glutamate (MSG) is a flavor enhancer that is commonly found in commercially
prepared frozen dinners, snacks, spice mixes, soups, casseroles, etc. MSG
is also sold to as a general purpose seasoning.
MSG was originally
isolated in 1908 as the component, specifically glutamic acid, in kombu seaweed
that was responsible for the flavor enhancing properties of dashi, the Japanese
broth made with kombu that forms the basis of Japanese cuisine. MSG is now
synthetically produced from a fermentation process of starch and molasses.
The end product is a pure, white, crystalline form of MSG, much more
concentrated than what is naturally occurring in kombu.
In its bound form,
when it is linked with other amino acids to form proteins, glutamic acid does
not provide any special flavor enhancing benefits. It is only in its free
form, unbound to amino acids, that its flavor enhancing properties and potential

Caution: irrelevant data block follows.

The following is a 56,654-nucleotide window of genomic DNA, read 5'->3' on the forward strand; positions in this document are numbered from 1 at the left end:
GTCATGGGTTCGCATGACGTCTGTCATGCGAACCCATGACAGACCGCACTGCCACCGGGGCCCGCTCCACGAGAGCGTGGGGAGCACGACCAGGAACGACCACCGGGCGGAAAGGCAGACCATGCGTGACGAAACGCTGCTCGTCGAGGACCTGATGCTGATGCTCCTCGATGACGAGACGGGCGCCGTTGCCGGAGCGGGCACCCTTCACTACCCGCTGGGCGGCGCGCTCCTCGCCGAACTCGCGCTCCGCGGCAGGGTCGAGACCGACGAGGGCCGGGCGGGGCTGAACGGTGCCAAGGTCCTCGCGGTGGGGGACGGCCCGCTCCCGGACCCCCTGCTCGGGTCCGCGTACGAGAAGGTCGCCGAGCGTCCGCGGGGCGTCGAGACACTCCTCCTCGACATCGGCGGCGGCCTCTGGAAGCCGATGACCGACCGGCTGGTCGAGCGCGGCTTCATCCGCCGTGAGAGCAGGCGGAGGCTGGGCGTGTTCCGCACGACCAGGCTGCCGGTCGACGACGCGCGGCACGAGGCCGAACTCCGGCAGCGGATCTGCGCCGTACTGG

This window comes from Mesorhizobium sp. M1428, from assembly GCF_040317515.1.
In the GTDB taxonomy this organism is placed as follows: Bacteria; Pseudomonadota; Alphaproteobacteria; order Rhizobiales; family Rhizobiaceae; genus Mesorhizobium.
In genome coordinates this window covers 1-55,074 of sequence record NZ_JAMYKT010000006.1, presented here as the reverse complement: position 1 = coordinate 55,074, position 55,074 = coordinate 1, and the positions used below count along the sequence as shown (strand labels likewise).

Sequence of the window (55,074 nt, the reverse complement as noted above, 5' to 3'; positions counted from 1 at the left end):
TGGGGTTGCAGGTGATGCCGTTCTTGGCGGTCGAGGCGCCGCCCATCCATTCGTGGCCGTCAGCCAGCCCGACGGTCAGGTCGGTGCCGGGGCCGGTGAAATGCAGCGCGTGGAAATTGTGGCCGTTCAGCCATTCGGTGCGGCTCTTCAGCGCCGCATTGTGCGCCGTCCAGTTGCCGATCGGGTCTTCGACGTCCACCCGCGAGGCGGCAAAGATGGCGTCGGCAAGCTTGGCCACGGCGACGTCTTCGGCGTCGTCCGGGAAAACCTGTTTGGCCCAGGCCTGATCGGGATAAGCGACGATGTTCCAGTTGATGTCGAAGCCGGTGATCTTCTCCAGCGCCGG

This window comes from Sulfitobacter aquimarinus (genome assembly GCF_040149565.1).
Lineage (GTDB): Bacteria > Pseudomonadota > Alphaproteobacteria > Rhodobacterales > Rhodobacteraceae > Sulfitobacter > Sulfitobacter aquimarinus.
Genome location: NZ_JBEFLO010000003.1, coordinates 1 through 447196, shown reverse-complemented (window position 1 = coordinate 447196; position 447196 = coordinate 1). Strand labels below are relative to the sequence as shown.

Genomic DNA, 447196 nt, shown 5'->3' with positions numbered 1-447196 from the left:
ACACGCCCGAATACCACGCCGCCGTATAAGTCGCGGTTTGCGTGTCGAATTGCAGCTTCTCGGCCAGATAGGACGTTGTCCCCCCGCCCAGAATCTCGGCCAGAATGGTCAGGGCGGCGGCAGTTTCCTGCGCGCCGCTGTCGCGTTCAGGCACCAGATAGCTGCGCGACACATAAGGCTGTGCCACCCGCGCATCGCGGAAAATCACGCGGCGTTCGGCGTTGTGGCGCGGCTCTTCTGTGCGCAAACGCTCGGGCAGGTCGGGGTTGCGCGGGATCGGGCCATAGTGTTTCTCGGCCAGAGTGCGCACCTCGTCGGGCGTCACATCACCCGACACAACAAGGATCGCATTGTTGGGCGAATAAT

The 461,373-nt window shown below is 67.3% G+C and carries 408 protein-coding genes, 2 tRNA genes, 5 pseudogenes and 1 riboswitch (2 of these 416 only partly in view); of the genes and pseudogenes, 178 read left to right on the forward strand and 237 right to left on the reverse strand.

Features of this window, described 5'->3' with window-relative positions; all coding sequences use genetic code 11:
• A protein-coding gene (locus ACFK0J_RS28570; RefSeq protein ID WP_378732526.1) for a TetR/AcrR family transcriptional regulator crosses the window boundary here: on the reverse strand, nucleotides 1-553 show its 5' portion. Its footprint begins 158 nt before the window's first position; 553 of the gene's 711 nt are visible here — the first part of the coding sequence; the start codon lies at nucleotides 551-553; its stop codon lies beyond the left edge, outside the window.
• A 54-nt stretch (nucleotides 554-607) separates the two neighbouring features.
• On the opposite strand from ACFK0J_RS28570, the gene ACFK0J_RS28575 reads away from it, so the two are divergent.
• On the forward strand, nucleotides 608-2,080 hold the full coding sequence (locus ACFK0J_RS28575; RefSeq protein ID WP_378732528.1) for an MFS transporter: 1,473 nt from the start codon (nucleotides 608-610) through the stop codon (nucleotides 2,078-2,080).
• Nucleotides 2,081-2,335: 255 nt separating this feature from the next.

risks arise. Free glutamic acid occurs naturally at low levels in foods
such as soy sauce, kombu seaweed, mushrooms, tomatoes, and Parmesan
cheese. Cooks have traditionally used these foods as ingredients in
recipes to help enhance flavors without any serious side effects. In
contrast, pure, concentrated forms of free glutamic acid as present in synthetic
MSG have been shown to cause serious reactions in sensitive individuals.
Given that MSG is
derived, in part, from molasses, it is tame', and therefore forbidden to
consume. Some might be concerned that the loose term "natural
flavors," often present on food labels might hide the presence of MSG;
however, by law foods purchased from grocery stores must be labeled as
containing MSG if they contain concentrated, isolated MSG.